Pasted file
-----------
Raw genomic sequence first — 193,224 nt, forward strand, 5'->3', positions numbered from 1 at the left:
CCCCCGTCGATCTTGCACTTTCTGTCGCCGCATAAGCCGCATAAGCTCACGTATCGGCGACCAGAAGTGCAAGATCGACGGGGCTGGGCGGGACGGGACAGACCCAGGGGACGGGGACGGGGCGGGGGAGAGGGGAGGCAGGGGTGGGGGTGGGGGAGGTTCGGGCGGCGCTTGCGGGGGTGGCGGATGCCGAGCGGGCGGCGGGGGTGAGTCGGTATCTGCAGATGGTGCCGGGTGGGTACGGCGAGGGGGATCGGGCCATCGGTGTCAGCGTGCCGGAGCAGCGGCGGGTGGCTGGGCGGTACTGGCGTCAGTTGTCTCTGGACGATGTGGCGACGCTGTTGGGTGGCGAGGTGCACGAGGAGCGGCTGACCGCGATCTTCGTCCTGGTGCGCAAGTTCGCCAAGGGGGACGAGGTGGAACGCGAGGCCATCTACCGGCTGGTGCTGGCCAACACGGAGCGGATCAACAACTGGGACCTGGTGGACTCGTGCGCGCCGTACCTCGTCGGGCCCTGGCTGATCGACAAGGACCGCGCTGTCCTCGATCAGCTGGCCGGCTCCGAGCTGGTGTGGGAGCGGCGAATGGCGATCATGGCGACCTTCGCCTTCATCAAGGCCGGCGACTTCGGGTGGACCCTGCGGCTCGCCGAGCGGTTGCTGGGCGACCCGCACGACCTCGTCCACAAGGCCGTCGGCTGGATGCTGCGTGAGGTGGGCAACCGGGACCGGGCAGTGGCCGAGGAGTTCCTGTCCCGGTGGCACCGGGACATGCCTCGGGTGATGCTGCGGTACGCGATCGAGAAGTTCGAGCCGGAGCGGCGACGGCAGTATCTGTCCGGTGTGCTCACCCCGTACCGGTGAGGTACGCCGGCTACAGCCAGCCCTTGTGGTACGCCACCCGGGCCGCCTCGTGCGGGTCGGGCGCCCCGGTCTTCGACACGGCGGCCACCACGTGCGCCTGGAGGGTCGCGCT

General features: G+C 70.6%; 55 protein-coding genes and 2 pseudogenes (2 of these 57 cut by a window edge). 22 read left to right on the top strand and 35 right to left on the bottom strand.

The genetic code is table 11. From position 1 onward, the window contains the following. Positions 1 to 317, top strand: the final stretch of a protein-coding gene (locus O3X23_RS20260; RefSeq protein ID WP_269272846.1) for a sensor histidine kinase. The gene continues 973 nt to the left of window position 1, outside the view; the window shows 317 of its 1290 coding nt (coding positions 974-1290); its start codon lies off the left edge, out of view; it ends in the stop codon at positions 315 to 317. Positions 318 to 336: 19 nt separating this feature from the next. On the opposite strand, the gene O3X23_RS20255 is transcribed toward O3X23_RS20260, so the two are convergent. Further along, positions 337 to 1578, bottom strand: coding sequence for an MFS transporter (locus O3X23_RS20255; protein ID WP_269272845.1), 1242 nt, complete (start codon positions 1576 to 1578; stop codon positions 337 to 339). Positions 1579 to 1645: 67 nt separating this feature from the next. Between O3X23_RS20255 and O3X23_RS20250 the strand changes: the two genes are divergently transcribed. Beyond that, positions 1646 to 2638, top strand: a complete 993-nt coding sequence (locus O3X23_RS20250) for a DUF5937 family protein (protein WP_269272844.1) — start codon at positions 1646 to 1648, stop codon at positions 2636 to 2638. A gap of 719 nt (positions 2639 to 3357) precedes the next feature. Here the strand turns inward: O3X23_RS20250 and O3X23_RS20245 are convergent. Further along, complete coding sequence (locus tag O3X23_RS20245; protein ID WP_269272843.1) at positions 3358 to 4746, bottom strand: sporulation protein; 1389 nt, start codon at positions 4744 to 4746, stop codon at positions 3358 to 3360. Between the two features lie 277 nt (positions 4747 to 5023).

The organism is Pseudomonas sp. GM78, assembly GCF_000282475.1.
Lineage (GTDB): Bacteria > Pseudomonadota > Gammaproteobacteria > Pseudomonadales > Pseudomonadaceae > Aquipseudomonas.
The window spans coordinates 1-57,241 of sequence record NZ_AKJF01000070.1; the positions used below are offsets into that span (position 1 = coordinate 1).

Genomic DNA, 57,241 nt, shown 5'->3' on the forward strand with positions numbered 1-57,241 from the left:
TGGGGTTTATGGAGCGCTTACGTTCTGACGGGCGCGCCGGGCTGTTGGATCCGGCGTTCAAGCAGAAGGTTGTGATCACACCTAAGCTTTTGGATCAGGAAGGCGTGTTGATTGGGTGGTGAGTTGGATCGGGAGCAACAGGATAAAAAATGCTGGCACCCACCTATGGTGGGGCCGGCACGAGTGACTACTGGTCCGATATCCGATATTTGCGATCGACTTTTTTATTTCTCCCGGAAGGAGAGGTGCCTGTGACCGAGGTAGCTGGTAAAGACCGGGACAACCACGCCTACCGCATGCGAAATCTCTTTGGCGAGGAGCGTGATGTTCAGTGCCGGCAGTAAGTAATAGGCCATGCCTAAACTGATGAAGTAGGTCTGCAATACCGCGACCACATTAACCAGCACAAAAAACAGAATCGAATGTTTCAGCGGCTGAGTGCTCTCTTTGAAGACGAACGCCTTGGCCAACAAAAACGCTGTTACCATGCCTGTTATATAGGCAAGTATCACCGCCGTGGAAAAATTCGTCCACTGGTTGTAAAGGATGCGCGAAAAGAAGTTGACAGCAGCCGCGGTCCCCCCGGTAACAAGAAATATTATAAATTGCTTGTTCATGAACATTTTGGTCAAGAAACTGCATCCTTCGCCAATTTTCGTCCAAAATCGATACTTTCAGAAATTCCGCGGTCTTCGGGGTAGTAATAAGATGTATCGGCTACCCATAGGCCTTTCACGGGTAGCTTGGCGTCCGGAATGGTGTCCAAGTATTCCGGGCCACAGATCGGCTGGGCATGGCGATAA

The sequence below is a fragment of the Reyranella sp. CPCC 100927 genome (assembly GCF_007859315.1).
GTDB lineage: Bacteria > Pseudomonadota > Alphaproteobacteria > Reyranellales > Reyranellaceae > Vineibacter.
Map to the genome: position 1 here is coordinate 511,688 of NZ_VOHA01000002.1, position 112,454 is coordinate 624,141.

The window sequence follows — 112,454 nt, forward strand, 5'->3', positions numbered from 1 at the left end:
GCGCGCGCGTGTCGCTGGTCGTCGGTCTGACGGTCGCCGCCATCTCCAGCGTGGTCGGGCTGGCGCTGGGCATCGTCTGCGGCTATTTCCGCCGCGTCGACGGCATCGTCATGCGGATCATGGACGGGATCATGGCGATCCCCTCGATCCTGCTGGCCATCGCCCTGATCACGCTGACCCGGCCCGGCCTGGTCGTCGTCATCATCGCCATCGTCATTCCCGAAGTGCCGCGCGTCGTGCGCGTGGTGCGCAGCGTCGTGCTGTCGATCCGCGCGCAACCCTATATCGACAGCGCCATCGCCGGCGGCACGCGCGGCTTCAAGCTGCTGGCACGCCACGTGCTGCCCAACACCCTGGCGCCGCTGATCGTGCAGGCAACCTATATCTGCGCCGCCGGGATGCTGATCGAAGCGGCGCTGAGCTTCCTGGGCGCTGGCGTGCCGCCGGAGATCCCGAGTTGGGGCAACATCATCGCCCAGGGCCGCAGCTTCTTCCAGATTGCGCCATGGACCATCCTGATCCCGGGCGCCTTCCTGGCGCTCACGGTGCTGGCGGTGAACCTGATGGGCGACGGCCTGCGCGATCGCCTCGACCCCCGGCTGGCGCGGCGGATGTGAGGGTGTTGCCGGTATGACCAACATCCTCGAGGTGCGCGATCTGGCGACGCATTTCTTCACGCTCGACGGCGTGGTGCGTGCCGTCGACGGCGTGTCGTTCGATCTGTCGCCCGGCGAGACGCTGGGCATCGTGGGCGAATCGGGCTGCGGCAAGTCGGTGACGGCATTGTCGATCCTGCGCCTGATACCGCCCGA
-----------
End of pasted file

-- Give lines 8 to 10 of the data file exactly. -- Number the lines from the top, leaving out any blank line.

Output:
Genomic DNA, 57,241 nt, shown 5'->3' on the forward strand with positions numbered 1-57,241 from the left:
TGGGGTTTATGGAGCGCTTACGTTCTGACGGGCGCGCCGGGCTGTTGGATCCGGCGTTCAAGCAGAAGGTTGTGATCACACCTAAGCTTTTGGATCAGGAAGGCGTGTTGATTGGGTGGTGAGTTGGATCGGGAGCAACAGGATAAAAAATGCTGGCACCCACCTATGGTGGGGCCGGCACGAGTGACTACTGGTCCGATATCCGATATTTGCGATCGACTTTTTTATTTCTCCCGGAAGGAGAGGTGCCTGTGACCGAGGTAGCTGGTAAAGACCGGGACAACCACGCCTACCGCATGCGAAATCTCTTTGGCGAGGAGCGTGATGTTCAGTGCCGGCAGTAAGTAATAGGCCATGCCTAAACTGATGAAGTAGGTCTGCAATACCGCGACCACATTAACCAGCACAAAAAACAGAATCGAATGTTTCAGCGGCTGAGTGCTCTCTTTGAAGACGAACGCCTTGGCCAACAAAAACGCTGTTACCATGCCTGTTATATAGGCAAGTATCACCGCCGTGGAAAAATTCGTCCACTGGTTGTAAAGGATGCGCGAAAAGAAGTTGACAGCAGCCGCGGTCCCCCCGGTAACAAGAAATATTATAAATTGCTTGTTCATGAACATTTTGGTCAAGAAACTGCATCCTTCGCCAATTTTCGTCCAAAATCGATACTTTCAGAAATTCCGCGGTCTTCGGGGTAGTAATAAGATGTATCGGCTACCCATAGGCCTTTCACGGGTAGCTTGGCGTCCGGAATGGTGTCCAAGTATTCCGGGCCACAGATCGGCTGGGCATGGCGATAA

The sequence below is a fragment of the Reyranella sp. CPCC 100927 genome (assembly GCF_007859315.1).